What does the new generation of homebuyers and sellers look like? How old are they and how are they doing business? Every year, the National Association of REALTORS® (NAR) gathers new answers with its annual Home Buyers and Sellers Generational Trends Report.
Compiled from a detailed survey of thousands recent homebuyers who purchased in the period between July 2021 and June 2022, this year’s report provides a by-the-numbers look at those evolving demographics — and some of the stats may surprise you.
Who is buying homes?
It was a big year for baby boomers. For the first time in eight years, millennials did not make up the greatest share of homebuyers, bumped by those aged 58 to 75 — otherwise known as boomers. The demographic accounted for 39% of home purchases during the period of study.
“Baby boomers have the upper hand in the homebuying market,” NAR Deputy Chief Economist Dr. Jessica Lautz said in a press release, commenting on the shifting tides. “The majority of them are repeat buyers who have housing equity to propel them into their dream home … They are living healthier and longer and making housing trades later in life.”
Meanwhile, the millennial share of homebuyers slipped a considerable 15% making up just 28% of all buyers this year. And in turn, there was a dip in first-time homebuyers. First-time buyers made up 26% of all homebuyers, a year-over-year decrease of 8%. That is the lowest number recorded by NAR since the organization began tracking this data.
Still, most millennial buyers were first-timers. Seventy percent of younger millennials and 46% of older millennials were first-time buyers. By NAR’s standards, all shoppers aged 24 to 42 are considered millennials with a further breakdown of younger millennials (24 to 32 year olds) and older millennials (33 to 42 year olds). Many of those younger millennials also relied on some form of down payment assistance from family and/or friends as affordability remains an issue for these new buyers.
In particular, the report noted how many buyers were delayed by student loan debt. Millennials are the most educated age group with 35% of younger millennials reporting student loan debt with a median loan balance of $30,000. Thirty percent of older millennials reported a median loan balance of $40,000.
Following millennials, Gen Xers — those aged 43 to 57 — made up the second-largest share of first-time homebuyers at 21%. Gen Xers also had the highest household incomes of any generation at median of $114,300. (They were followed by older Millennials with a median income of $102,900.) Additionally, Gen Xers remained the most racially diverse homebuyers this year with 23% identifying as non-white.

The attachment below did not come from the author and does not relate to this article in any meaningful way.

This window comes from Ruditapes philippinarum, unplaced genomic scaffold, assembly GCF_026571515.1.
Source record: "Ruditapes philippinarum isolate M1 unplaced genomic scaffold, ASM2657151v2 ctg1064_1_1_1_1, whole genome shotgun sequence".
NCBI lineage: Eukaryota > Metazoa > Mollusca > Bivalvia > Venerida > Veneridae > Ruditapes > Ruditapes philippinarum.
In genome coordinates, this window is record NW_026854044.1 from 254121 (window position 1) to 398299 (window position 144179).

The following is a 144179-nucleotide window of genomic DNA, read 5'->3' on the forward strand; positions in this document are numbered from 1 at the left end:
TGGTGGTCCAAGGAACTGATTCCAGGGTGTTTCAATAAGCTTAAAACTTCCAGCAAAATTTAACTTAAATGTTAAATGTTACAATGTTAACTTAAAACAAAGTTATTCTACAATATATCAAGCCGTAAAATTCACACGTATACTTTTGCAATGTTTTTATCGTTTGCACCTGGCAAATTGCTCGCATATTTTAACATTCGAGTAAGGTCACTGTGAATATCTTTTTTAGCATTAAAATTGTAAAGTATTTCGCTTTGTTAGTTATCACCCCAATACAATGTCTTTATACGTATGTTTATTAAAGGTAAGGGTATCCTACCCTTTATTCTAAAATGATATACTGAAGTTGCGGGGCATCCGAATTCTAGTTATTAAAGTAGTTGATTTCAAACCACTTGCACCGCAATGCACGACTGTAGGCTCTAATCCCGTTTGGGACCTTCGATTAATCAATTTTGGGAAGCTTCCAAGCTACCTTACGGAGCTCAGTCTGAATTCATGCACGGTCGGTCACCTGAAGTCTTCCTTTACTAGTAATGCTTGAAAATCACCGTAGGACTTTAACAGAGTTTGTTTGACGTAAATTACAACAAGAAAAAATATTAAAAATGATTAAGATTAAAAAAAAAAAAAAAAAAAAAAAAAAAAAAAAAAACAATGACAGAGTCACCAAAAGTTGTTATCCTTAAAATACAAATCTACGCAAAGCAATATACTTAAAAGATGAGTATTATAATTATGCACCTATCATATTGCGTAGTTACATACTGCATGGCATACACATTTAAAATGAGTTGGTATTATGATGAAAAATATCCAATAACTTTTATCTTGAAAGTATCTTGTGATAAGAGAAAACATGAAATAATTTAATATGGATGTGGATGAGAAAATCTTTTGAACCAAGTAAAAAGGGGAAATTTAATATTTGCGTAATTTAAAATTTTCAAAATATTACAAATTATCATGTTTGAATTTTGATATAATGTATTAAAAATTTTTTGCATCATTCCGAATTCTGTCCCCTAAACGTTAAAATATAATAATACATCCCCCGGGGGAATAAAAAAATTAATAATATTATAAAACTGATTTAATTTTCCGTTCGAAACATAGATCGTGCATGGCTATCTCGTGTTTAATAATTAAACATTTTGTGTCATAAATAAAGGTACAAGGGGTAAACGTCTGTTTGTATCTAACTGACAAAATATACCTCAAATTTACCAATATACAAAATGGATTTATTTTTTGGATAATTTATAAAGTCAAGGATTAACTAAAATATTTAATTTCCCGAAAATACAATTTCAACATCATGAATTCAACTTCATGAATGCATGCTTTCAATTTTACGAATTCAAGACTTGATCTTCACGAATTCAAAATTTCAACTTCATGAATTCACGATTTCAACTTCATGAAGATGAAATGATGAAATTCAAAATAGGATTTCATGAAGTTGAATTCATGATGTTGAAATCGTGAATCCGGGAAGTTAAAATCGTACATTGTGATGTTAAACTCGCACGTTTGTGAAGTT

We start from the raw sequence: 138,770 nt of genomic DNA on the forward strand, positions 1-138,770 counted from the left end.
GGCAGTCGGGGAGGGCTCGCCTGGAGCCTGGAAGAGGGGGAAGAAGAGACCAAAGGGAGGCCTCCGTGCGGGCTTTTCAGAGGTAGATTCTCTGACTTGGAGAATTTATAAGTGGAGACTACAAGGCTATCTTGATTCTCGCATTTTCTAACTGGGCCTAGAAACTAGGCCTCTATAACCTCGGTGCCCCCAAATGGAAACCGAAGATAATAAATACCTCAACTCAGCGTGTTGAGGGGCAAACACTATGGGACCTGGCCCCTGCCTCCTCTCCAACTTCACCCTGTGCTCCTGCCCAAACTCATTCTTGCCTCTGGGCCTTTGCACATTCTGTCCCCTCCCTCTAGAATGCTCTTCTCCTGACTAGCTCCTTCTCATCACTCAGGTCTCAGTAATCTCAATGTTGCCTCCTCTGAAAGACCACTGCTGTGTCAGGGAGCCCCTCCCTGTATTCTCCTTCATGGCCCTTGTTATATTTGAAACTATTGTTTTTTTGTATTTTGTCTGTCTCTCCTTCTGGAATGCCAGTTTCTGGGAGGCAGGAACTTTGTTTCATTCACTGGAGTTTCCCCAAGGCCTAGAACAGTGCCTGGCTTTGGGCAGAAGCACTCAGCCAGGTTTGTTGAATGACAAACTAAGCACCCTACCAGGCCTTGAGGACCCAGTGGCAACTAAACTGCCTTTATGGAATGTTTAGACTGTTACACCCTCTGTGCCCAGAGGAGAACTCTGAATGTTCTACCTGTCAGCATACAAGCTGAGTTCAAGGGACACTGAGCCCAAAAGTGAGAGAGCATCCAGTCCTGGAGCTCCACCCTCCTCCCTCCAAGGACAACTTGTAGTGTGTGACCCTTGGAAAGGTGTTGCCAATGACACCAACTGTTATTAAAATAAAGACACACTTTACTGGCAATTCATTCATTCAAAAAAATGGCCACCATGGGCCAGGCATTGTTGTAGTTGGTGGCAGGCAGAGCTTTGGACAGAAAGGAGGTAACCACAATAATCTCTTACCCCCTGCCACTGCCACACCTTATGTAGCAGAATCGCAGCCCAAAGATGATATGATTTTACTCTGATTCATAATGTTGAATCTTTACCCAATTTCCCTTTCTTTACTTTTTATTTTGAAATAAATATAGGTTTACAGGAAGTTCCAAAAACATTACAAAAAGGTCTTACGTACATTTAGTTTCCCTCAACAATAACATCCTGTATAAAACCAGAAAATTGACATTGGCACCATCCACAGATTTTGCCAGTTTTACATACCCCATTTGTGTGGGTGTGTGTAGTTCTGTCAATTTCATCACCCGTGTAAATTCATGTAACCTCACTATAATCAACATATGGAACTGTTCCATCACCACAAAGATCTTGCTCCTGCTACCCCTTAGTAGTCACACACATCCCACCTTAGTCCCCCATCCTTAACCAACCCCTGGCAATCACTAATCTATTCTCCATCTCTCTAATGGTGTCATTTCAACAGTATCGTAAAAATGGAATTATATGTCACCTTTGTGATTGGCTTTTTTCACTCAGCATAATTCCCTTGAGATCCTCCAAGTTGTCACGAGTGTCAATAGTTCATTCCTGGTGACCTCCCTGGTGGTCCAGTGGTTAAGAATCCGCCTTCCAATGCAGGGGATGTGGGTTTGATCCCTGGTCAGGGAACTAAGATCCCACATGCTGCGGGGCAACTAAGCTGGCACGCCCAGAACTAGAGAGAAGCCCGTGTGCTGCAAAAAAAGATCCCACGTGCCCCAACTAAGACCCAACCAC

For the first time, the youngster Gen Z demographic made sharp homebuying progress. The demographic, which includes those aged 19 to 23, surged to 4%: a 100% increase from last year’s numbers. Gen Z is now equal with the Silent Generation — homebuyers aged 77 to 97 — in terms of their homebuying share.
“As the youngest generation of home buyers and sellers, it’s encouraging to see Gen Z entering the market,” Lautz said. “Their desire for homeownership is strong, and many are relying on family support systems to help make their first real estate purchase.”
It’s also worth noting that Gen Z contained highest percentage of single female buyers — 31% — during a year when 61% of buyers were married couples. Taking all age groups into account, just 17% of buyers were single females and 9% were single males. The highest share of unmarried couples occurred in younger millennials at 20%.
Who is selling homes?
In addition to leading the way in homebuying, baby boomers remained the largest home seller generation, jumping from 42% to 52% in the past year. Broken down, younger baby boomers made up the highest age share with 30%, reporting a median income of $89,500. They were followed by older baby boomers (22%), Gen X (20%), older millennials (12%), the Silent Generation (7%), younger millennials (6%) and Gen Z (3%). 67% percent of sellers were married couples.
Sellers typically lived in their homes for 10 years before selling with younger millennials staying in their home for less time — a median just four years — compared to a median of 16 years for older baby boomers.
Wanting to move closer to be with friends and family was, overall, the most popular reason to make the move although small home size was a particular issue for millennial sellers.